“We created a biodiversity index fro our company,” explains Pierluigi Donna, the lead vineyard manager for the study, “by analyzing the physical and structural state of the soil with the UN Food and Agriculture Organization’s ‘Visual Soil Assessment’ protocol. And we discovered that organically farmed soil has a much larger population of earth worms than soil treated with synthetic substances” (editor’s note: earth worms, like fireflies, are an indicator of soil health). “We’re talking about 1.5 million earth worms per hectare.”
The Future Challenge
What’s the next step?
“It’s cultural,” says Brescianini. “Organic farming is just part of a much broader line of reasoning that questions the consumption of resources — first and foremost, water — in farming today. But it’s also an important first step toward preserving biodiversity and passing it down, together with healthy and high-quality products, to future generations.”
Edible Plants from an Organic Vineyard
June 20 and 27
with Livio Pagliari
One of the goals of organic farming is to encourage biodiversity. This means allowing plants and animals to grow in the vineyard and to work together to create a healthy balance for the vine.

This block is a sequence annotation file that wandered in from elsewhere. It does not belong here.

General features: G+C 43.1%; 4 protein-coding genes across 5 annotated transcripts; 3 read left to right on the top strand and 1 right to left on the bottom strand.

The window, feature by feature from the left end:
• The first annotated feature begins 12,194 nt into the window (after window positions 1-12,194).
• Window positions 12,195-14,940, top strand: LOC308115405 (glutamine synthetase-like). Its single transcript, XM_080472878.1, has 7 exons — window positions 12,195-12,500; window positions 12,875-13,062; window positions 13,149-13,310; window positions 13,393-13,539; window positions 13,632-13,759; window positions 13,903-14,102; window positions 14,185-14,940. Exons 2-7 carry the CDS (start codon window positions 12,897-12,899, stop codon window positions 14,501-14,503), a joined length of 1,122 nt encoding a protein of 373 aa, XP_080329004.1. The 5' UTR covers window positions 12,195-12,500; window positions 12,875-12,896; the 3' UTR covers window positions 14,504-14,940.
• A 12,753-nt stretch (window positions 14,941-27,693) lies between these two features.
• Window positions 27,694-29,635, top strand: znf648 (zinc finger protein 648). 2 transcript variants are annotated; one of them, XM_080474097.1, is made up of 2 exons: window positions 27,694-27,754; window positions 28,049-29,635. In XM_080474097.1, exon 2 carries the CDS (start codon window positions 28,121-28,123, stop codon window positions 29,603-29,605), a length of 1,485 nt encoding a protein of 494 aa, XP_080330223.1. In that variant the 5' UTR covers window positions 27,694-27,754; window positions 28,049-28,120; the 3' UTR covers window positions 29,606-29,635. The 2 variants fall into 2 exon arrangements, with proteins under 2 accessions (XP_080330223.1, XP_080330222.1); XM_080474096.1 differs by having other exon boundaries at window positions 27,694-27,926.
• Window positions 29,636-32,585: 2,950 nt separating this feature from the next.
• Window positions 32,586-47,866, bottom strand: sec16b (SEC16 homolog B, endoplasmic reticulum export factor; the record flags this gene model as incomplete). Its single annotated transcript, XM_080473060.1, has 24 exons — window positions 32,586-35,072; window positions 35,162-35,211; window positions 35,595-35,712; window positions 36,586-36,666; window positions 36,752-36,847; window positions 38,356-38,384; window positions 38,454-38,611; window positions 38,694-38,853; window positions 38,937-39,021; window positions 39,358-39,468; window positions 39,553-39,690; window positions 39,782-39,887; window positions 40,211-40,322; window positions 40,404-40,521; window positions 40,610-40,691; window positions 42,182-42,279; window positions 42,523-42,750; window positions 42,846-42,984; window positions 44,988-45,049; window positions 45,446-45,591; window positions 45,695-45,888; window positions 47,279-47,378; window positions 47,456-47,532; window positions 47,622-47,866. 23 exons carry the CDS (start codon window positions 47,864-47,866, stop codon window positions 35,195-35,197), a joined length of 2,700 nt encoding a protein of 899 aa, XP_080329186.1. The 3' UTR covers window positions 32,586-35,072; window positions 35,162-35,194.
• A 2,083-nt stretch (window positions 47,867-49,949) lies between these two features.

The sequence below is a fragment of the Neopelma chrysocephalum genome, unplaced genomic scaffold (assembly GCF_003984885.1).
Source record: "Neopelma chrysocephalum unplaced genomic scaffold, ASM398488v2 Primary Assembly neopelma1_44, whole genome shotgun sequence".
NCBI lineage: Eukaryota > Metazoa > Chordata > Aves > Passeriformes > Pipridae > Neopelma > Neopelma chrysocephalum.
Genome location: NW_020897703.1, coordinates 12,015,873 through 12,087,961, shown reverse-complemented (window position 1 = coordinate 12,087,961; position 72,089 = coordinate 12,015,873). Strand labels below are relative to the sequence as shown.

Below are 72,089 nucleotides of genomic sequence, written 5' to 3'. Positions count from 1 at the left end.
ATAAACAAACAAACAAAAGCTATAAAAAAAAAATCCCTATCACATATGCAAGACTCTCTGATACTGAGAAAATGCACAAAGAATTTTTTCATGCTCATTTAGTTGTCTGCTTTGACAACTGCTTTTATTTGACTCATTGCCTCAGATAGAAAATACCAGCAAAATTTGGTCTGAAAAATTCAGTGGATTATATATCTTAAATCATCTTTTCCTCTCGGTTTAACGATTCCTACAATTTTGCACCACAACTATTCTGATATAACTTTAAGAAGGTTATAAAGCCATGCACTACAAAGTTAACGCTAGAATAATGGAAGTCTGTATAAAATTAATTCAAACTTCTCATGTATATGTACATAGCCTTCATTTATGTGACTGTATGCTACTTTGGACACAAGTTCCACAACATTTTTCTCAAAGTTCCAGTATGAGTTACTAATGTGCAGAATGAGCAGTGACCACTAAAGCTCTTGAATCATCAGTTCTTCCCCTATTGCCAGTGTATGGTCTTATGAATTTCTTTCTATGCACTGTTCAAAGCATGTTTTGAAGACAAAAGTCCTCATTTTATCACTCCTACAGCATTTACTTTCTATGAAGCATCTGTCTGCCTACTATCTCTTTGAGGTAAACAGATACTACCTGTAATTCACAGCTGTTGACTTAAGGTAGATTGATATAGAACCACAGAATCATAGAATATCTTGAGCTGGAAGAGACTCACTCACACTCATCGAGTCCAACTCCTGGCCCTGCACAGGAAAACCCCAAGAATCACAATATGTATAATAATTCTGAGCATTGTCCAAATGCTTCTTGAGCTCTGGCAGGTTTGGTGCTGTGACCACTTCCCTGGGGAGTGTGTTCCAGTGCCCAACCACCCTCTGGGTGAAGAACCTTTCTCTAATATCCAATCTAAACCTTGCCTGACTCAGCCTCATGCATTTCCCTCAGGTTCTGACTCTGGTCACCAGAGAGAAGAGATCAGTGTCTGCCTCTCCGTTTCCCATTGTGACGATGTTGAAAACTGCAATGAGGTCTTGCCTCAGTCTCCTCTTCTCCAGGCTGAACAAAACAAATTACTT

Our vineyards host numerous spontaneously growing, edible plants. It’s a wonderful place to discover how organic farming is good for us, delicious, and a fantastic way to get to know our appellation better.
3:30 p.m. – Stroll through the vineyards guided by Livio Pagliari, a veteran hiking guide and an expert in spontaneously growing edible plants.
4:30 p.m. – Guided winery tour.
5:00 p.m. – Guided tasting of three Franciacorta wines with light bites.
Reservations required. Limited spots available. Euro 20 per person. The program for both days, June 20 and 27, is the same. In the case of inclement weather, the event will be held indoors and will include visual aids.
Please email email@example.com to reserve or call +39 030 9848311.
The Franciacortando festival starts tomorrow: Three days of winery visits, tastings with winemakers and local chefs and food producers, and a family-friendly brunch and picnic on Sunday.
For more information on the Barone Pizzini winery visits on Saturday, please click here.
And for general information on the festival, registration information, and complete event details, please click here.